But the Asian firms are also well positioned to grab further contracts.

    Having avoided military entanglements in the region, they may curry more favor with the Iraqi people.

    "They have no involvement with the secular or ethnic people," said Aljibury. "The conditions favor them."

    Given its rapidly growing thirst for oil, combined with its feeling of isolation from world oil markets, China is sometimes viewed as more cavalier than Western oil firms when it comes to putting capital and people at risk. That could lead them to sign contracts in violent Iraq sooner than Western firms.

    "The Chinese seem to be willing to go places where other companies can't find workers to go," said Adam Sieminski, chief energy economist at Deutsche Bank.

    But none of this suggests Western firms like ExxonMobil (Charts), Chevron (Charts), BP (Charts) and Royal Dutch Shell (Charts) will be completely cut out of the action.

    First, their technical prowess is world renowned.

    "I have not heard anything from any Iraqi ministers against U.S. oil companies," said Aljibury. "In fact, I have heard the opposite. They are the best in field exploration and development. They want them."

    Second, Iraq's oil contract game has just begun.

    According to a letter supplied by John S. Herold's Ruppel, memorandums of understanding have been signed with all the oil majors for several years. And Iraqi Oil Minister Hussein al-Shahristani has said the country plans to tender for major oil projects in the second half of 2007.

    Steve Kretzmann, executive director of Oil Change International, an industry watchdog group, criticized the draft oil law for allowing long-term oil contracts to be awarded to foreign oil firms, a practice he said was unique in the Middle East.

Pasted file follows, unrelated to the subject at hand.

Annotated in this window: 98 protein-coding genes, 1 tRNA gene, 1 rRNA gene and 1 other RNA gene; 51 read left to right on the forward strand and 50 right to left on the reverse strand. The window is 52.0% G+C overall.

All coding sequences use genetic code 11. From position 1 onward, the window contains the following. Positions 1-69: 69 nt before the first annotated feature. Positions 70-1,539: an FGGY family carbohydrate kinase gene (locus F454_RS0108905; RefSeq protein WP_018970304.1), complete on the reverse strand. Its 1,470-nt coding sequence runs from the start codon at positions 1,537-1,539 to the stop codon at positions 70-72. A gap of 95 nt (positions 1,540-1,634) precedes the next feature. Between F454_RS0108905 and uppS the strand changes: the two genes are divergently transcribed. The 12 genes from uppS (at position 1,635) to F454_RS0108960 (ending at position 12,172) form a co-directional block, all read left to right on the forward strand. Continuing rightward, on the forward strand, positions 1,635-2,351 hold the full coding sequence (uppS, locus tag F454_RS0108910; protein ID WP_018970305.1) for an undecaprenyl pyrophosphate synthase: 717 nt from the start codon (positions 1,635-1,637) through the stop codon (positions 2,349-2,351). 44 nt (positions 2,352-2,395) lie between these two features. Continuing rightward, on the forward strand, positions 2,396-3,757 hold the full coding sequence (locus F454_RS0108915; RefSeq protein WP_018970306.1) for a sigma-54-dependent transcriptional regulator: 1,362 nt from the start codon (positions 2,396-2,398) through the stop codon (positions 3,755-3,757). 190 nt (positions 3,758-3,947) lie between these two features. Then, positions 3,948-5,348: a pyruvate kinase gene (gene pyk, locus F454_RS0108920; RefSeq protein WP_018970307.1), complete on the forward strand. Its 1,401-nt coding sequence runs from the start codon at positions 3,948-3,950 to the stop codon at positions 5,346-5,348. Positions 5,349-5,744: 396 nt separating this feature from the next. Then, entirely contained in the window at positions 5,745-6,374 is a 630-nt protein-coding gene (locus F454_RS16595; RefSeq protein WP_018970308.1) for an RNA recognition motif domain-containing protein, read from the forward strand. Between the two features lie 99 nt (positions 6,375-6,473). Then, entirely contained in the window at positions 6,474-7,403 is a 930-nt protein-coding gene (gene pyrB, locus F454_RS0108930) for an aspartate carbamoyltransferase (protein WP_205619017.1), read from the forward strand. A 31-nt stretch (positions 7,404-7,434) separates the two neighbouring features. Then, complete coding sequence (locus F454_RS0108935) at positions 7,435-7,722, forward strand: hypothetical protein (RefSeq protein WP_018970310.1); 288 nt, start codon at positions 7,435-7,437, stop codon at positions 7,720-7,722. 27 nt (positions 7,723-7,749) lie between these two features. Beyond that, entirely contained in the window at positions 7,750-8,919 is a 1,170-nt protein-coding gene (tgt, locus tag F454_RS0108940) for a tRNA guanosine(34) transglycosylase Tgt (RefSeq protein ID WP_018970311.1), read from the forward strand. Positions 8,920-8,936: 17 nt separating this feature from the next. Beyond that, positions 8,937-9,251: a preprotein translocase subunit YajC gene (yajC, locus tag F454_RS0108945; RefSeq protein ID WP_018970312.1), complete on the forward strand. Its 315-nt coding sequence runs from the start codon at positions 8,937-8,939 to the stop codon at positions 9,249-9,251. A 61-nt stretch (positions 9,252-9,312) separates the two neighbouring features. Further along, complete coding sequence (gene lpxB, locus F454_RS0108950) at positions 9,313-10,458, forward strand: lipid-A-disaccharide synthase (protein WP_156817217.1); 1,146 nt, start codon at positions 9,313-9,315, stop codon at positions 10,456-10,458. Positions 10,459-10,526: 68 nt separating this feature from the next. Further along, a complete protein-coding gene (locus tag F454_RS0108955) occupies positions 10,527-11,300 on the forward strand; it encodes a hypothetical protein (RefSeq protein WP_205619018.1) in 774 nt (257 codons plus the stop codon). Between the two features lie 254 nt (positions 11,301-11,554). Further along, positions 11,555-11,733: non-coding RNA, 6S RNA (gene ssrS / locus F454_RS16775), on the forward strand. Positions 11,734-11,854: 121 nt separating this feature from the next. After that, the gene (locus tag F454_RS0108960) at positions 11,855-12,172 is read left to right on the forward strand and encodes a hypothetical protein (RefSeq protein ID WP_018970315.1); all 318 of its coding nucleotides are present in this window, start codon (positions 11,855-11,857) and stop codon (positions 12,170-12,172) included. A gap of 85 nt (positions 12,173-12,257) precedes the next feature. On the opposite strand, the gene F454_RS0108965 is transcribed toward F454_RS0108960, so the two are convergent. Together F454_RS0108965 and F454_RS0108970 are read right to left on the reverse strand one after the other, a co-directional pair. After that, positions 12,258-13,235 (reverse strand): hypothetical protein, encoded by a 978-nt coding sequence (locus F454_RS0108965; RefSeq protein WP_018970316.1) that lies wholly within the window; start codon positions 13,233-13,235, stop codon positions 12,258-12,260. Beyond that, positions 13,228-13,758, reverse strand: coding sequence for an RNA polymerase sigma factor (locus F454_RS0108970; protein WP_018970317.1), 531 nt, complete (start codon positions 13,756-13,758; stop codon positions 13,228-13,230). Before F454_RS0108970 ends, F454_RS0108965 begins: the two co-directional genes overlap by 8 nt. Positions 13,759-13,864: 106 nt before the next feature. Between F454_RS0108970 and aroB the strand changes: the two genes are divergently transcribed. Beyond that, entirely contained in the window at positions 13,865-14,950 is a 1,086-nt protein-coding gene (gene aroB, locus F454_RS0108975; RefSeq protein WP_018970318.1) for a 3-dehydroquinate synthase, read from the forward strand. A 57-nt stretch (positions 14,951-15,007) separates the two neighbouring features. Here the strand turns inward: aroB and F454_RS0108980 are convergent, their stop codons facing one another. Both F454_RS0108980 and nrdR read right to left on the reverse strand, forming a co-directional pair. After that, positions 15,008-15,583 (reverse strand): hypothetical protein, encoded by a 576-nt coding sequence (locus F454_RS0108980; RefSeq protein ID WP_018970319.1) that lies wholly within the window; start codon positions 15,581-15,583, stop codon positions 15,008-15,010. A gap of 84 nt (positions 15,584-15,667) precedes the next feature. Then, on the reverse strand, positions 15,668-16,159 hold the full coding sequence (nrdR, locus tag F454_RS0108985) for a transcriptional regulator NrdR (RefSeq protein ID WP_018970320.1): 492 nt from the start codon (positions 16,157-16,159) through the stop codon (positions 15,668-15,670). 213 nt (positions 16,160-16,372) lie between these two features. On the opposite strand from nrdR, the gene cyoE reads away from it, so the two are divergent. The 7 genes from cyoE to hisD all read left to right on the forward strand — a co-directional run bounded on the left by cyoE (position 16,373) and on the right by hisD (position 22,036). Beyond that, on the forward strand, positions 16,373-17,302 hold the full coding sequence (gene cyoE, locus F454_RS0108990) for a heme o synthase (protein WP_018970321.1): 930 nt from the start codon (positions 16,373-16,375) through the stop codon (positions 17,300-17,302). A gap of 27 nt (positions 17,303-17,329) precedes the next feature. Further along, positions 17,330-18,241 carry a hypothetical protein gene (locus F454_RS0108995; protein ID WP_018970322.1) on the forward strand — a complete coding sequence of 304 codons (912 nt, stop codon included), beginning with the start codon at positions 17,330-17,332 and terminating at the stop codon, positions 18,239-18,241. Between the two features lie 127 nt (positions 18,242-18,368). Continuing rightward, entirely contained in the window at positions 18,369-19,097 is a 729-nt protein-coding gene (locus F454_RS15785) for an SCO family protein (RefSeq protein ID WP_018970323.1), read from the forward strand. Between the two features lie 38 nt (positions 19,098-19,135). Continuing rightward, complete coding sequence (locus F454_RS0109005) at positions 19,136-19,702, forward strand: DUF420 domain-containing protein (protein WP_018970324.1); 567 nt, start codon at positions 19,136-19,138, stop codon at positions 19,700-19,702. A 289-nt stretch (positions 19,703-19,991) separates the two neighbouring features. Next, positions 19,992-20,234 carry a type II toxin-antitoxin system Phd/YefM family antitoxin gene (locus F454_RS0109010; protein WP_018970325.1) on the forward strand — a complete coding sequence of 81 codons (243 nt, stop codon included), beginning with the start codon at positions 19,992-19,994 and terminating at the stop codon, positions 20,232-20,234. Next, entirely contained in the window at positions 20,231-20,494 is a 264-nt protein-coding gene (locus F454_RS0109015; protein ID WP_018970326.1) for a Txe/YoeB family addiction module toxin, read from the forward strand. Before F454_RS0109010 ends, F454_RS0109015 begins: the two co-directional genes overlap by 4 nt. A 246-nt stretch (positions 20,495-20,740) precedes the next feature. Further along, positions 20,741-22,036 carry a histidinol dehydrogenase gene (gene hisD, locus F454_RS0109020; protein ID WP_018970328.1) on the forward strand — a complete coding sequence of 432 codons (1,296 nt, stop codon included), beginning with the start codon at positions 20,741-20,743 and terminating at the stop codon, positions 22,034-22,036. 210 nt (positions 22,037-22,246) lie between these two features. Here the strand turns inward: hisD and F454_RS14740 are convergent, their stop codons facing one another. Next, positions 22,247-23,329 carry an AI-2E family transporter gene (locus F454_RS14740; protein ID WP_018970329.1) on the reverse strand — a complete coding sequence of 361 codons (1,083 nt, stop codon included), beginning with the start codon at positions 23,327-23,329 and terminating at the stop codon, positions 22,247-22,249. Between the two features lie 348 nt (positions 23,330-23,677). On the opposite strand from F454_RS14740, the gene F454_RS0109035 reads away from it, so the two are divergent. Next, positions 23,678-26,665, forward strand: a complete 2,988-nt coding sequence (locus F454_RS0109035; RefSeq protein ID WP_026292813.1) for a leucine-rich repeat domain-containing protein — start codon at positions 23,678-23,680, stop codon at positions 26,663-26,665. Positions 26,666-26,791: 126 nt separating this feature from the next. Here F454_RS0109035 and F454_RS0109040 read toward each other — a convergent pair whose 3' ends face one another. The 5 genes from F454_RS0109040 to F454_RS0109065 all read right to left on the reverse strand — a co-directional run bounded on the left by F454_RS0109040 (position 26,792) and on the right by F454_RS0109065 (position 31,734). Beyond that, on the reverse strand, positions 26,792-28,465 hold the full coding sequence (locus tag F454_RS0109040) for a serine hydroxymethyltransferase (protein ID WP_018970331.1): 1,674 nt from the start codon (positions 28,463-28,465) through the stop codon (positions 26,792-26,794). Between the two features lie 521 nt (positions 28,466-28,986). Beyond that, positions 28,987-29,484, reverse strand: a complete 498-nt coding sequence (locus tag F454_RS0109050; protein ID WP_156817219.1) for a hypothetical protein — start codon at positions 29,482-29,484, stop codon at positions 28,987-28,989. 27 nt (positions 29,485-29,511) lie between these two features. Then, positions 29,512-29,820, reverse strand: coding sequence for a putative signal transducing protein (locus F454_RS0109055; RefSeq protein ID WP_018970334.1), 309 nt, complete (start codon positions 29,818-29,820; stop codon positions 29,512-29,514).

"Giving out a few crumbs to the Chinese and Indians is one thing," said Kretzmann, who noted the draft law was seen by both the Bush administration and the International Monetary Fund before it was given to Iraq's parliament. "But the real prize are the contracts that award long-term rights. I think the [Western oil companies] are biding their time."
     
  2. miloblithe macrumors 68020

    miloblithe

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    #2
    I'd say the jury is still out. The real contracts are yet to come. And I'd bet anything that U.S. and British companies won't be left out.
     
  3. princealfie macrumors 68030

    princealfie

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    #3
    But you never know, do you?
     
  4. Desertrat macrumors newbie

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    #4
    Asian countries are negotiating for any and all oil they can get. After all, Japan imports 100% of her oil, and China now imports more than Japan.

    About two years back, China signed a big-deal contract with Iran, and has been negotiating with Venezuela. A problem there is that both countries' fields are declining in production. Both, from around 3.3 mmbpd down to 2.8 mmbpd.